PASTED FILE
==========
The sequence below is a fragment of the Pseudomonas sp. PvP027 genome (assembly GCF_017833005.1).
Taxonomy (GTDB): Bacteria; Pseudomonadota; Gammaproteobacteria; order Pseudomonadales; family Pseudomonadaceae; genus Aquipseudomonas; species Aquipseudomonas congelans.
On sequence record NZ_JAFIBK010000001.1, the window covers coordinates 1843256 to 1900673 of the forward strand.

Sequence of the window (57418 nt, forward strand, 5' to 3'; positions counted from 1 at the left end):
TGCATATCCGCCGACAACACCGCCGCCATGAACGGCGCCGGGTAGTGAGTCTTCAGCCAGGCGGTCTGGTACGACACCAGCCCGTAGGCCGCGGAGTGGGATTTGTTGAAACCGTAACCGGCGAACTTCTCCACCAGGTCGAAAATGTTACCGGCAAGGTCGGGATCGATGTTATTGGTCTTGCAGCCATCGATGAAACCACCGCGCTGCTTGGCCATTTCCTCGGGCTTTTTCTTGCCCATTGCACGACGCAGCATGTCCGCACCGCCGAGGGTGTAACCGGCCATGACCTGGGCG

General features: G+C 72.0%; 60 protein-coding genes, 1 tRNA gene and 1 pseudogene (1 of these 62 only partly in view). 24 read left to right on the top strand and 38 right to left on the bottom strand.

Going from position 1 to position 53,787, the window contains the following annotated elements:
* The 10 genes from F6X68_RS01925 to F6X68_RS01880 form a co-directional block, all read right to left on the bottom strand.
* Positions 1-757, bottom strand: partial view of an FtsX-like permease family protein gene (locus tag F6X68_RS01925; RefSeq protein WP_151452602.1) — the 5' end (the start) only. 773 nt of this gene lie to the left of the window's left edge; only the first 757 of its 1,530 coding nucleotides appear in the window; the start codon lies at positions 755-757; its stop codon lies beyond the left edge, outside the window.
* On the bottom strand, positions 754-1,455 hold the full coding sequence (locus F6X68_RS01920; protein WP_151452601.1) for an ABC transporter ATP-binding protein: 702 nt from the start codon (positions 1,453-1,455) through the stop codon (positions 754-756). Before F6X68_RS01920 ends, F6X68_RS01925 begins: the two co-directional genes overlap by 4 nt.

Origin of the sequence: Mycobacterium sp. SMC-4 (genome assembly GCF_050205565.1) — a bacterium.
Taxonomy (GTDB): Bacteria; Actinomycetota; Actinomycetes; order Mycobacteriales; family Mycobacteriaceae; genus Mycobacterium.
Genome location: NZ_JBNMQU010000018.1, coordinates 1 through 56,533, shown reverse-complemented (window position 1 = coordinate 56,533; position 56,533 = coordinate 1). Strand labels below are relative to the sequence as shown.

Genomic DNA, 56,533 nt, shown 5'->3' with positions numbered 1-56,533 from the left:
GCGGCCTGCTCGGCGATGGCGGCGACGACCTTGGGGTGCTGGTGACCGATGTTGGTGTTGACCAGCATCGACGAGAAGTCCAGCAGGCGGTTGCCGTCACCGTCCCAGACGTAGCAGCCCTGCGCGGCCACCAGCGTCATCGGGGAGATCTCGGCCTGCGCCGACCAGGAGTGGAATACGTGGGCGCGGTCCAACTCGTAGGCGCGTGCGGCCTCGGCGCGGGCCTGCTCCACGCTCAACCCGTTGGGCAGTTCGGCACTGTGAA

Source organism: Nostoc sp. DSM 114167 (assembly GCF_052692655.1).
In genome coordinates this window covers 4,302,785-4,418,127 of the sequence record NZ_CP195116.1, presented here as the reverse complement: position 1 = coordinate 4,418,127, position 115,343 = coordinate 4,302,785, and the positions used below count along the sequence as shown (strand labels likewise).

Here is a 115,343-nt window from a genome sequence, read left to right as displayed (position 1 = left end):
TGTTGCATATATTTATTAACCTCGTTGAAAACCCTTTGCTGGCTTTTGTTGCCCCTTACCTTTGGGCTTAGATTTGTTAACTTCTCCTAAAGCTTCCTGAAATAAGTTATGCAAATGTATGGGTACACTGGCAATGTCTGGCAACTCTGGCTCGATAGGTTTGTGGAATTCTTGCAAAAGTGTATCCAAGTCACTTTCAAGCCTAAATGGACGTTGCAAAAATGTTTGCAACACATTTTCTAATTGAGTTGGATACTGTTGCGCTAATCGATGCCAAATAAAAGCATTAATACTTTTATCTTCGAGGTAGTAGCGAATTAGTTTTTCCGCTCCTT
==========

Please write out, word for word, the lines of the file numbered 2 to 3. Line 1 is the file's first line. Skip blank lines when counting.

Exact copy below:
Taxonomy (GTDB): Bacteria; Pseudomonadota; Gammaproteobacteria; order Pseudomonadales; family Pseudomonadaceae; genus Aquipseudomonas; species Aquipseudomonas congelans.
On sequence record NZ_JAFIBK010000001.1, the window covers coordinates 1843256 to 1900673 of the forward strand.